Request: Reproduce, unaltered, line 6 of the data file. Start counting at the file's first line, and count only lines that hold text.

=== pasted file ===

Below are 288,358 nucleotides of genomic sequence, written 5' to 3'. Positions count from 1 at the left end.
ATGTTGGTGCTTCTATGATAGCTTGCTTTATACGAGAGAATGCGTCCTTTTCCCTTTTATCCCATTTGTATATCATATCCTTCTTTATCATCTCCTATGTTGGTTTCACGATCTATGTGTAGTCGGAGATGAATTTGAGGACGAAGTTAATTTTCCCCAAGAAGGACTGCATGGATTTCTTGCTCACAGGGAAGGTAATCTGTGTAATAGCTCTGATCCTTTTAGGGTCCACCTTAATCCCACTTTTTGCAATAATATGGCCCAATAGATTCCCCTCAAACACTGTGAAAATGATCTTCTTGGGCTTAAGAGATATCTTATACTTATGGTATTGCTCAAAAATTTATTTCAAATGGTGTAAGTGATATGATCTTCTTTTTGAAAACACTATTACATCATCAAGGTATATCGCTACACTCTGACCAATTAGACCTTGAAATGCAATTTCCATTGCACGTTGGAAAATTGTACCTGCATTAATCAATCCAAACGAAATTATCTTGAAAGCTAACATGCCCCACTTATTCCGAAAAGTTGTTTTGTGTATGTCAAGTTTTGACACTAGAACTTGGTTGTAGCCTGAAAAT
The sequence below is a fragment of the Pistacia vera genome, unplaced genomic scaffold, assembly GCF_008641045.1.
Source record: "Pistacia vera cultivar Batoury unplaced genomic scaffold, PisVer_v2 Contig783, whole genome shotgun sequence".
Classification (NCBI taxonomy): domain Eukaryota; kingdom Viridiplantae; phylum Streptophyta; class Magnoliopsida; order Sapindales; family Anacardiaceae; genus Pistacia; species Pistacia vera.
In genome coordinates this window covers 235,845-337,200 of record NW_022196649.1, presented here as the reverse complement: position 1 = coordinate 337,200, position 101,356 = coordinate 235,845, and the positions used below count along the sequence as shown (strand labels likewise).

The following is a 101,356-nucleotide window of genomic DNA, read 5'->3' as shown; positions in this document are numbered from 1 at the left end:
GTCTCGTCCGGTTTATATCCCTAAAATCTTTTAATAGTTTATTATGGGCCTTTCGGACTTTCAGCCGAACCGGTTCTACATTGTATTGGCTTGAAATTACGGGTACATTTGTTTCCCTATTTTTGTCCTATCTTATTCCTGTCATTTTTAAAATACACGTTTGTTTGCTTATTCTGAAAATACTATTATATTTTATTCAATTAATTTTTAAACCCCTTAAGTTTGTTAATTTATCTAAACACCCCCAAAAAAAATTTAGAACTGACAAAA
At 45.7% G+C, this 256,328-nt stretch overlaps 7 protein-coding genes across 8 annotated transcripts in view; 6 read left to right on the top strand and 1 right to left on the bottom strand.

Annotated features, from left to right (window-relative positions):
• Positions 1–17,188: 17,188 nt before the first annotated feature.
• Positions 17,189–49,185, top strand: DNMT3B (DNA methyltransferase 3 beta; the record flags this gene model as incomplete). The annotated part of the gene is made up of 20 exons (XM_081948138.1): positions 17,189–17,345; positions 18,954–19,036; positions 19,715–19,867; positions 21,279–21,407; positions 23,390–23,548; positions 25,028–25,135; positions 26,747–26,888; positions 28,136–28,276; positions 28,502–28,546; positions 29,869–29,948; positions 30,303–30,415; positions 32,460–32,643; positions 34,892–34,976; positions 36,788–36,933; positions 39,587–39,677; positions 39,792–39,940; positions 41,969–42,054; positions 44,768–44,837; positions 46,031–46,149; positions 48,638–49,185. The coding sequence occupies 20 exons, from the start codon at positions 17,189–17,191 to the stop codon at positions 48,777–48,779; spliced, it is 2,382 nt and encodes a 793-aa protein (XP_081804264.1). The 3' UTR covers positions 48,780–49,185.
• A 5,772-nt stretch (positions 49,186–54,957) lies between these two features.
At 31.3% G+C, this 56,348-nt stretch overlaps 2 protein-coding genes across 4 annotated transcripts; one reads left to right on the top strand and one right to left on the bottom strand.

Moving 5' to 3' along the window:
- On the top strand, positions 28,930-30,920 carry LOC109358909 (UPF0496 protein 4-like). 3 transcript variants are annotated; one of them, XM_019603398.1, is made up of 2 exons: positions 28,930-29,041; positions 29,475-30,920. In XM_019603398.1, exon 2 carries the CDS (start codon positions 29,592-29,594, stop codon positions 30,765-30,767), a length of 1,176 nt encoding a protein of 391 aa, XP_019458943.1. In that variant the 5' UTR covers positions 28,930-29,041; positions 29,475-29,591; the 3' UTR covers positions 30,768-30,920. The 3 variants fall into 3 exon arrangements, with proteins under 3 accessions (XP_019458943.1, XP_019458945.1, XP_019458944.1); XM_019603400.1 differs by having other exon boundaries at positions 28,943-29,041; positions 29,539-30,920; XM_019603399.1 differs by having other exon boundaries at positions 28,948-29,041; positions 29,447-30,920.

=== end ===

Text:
In genome coordinates this window covers 235,845-337,200 of record NW_022196649.1, presented here as the reverse complement: position 1 = coordinate 337,200, position 101,356 = coordinate 235,845, and the positions used below count along the sequence as shown (strand labels likewise).